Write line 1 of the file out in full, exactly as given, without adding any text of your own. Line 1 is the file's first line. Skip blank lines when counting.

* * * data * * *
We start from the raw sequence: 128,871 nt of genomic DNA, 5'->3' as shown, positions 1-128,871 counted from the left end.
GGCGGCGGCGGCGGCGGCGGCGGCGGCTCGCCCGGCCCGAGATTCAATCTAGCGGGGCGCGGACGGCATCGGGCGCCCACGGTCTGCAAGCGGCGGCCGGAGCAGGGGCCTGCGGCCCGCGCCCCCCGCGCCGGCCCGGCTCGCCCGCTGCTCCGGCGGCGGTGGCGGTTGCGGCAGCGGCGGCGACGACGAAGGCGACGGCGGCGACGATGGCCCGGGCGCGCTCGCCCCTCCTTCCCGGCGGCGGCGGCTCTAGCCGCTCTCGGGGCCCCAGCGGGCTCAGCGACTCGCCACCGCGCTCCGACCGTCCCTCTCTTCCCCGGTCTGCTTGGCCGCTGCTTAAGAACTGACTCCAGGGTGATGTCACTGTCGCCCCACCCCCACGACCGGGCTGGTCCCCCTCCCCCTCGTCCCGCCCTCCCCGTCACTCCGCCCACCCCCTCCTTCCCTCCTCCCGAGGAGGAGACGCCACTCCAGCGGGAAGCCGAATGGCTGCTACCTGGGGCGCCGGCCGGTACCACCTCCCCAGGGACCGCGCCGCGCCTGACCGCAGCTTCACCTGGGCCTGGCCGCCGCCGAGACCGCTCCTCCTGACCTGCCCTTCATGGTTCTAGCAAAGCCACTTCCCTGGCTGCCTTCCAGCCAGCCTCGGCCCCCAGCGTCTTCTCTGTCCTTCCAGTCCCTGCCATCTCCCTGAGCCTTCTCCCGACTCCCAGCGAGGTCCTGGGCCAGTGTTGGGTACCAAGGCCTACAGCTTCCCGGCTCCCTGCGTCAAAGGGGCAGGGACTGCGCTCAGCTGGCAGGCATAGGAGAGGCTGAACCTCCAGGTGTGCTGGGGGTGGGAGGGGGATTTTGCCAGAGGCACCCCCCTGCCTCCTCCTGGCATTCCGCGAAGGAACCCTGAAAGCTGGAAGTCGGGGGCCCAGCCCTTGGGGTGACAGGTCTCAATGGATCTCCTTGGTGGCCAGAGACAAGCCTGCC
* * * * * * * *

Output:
We start from the raw sequence: 128,871 nt of genomic DNA, 5'->3' as shown, positions 1-128,871 counted from the left end.